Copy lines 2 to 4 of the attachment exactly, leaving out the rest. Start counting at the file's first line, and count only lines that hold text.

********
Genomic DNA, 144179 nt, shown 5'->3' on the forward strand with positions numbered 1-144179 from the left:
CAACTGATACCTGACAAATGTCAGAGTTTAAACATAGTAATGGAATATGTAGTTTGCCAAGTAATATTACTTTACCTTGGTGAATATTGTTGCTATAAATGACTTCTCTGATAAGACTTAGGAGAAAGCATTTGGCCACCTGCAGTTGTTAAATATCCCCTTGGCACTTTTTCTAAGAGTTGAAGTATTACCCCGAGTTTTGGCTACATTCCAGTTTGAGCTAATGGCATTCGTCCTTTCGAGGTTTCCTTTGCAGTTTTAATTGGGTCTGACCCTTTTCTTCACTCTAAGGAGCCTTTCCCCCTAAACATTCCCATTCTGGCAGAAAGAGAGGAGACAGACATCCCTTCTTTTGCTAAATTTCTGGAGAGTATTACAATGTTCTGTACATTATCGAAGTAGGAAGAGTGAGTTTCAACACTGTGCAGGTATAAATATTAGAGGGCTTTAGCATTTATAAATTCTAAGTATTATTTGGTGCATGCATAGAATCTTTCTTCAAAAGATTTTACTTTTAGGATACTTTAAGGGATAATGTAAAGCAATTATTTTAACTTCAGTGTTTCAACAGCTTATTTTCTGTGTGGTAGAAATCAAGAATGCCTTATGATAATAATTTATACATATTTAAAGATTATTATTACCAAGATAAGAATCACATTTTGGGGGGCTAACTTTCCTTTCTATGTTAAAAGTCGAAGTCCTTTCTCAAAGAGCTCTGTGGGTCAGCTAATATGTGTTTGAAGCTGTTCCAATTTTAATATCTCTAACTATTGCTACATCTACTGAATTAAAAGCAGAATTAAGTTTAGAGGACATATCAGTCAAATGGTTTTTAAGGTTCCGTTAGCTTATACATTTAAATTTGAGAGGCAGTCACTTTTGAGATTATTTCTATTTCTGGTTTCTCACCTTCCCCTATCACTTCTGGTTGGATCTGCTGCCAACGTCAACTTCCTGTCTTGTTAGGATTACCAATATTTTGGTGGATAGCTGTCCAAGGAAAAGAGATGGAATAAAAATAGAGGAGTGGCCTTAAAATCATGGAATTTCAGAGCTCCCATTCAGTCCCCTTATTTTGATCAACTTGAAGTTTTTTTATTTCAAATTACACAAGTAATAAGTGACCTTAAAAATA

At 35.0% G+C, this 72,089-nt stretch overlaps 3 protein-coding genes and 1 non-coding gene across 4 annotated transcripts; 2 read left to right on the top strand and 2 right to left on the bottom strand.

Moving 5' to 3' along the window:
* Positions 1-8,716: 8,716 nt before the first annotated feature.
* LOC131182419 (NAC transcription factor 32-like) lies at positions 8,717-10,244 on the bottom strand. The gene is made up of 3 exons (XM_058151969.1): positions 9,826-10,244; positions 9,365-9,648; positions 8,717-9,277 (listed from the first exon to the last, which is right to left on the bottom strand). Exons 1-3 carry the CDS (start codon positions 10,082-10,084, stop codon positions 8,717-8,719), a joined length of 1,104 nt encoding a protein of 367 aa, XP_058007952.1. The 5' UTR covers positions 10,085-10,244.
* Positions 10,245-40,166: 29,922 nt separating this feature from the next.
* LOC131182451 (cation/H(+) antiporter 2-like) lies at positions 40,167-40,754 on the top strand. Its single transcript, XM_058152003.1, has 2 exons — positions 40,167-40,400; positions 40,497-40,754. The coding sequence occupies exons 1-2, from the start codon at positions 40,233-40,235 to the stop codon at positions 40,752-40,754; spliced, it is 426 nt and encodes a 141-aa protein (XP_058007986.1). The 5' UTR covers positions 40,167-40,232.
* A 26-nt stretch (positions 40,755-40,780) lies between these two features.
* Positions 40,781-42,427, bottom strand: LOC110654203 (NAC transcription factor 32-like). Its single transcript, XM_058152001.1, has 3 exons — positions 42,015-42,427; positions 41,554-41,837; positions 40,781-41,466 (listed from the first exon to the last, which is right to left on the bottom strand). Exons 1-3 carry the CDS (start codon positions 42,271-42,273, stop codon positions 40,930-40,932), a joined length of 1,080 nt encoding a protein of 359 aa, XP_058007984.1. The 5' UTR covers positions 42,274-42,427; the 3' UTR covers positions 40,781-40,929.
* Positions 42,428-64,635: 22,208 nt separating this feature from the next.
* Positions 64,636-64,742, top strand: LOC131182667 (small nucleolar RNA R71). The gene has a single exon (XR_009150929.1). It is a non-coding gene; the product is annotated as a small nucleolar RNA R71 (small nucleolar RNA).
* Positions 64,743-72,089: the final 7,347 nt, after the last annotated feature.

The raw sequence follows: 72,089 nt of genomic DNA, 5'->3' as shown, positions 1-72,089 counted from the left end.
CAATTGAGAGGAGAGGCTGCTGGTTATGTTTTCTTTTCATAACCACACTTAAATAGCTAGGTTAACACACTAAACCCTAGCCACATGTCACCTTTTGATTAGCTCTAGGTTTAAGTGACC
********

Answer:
CAACTGATACCTGACAAATGTCAGAGTTTAAACATAGTAATGGAATATGTAGTTTGCCAAGTAATATTACTTTACCTTGGTGAATATTGTTGCTATAAATGACTTCTCTGATAAGACTTAGGAGAAAGCATTTGGCCACCTGCAGTTGTTAAATATCCCCTTGGCACTTTTTCTAAGAGTTGAAGTATTACCCCGAGTTTTGGCTACATTCCAGTTTGAGCTAATGGCATTCGTCCTTTCGAGGTTTCCTTTGCAGTTTTAATTGGGTCTGACCCTTTTCTTCACTCTAAGGAGCCTTTCCCCCTAAACATTCCCATTCTGGCAGAAAGAGAGGAGACAGACATCCCTTCTTTTGCTAAATTTCTGGAGAGTATTACAATGTTCTGTACATTATCGAAGTAGGAAGAGTGAGTTTCAACACTGTGCAGGTATAAATATTAGAGGGCTTTAGCATTTATAAATTCTAAGTATTATTTGGTGCATGCATAGAATCTTTCTTCAAAAGATTTTACTTTTAGGATACTTTAAGGGATAATGTAAAGCAATTATTTTAACTTCAGTGTTTCAACAGCTTATTTTCTGTGTGGTAGAAATCAAGAATGCCTTATGATAATAATTTATACATATTTAAAGATTATTATTACCAAGATAAGAATCACATTTTGGGGGGCTAACTTTCCTTTCTATGTTAAAAGTCGAAGTCCTTTCTCAAAGAGCTCTGTGGGTCAGCTAATATGTGTTTGAAGCTGTTCCAATTTTAATATCTCTAACTATTGCTACATCTACTGAATTAAAAGCAGAATTAAGTTTAGAGGACATATCAGTCAAATGGTTTTTAAGGTTCCGTTAGCTTATACATTTAAATTTGAGAGGCAGTCACTTTTGAGATTATTTCTATTTCTGGTTTCTCACCTTCCCCTATCACTTCTGGTTGGATCTGCTGCCAACGTCAACTTCCTGTCTTGTTAGGATTACCAATATTTTGGTGGATAGCTGTCCAAGGAAAAGAGATGGAATAAAAATAGAGGAGTGGCCTTAAAATCATGGAATTTCAGAGCTCCCATTCAGTCCCCTTATTTTGATCAACTTGAAGTTTTTTTATTTCAAATTACACAAGTAATAAGTGACCTTAAAAATA

At 35.0% G+C, this 72,089-nt stretch overlaps 3 protein-coding genes and 1 non-coding gene across 4 annotated transcripts; 2 read left to right on the top strand and 2 right to left on the bottom strand.

Moving 5' to 3' along the window: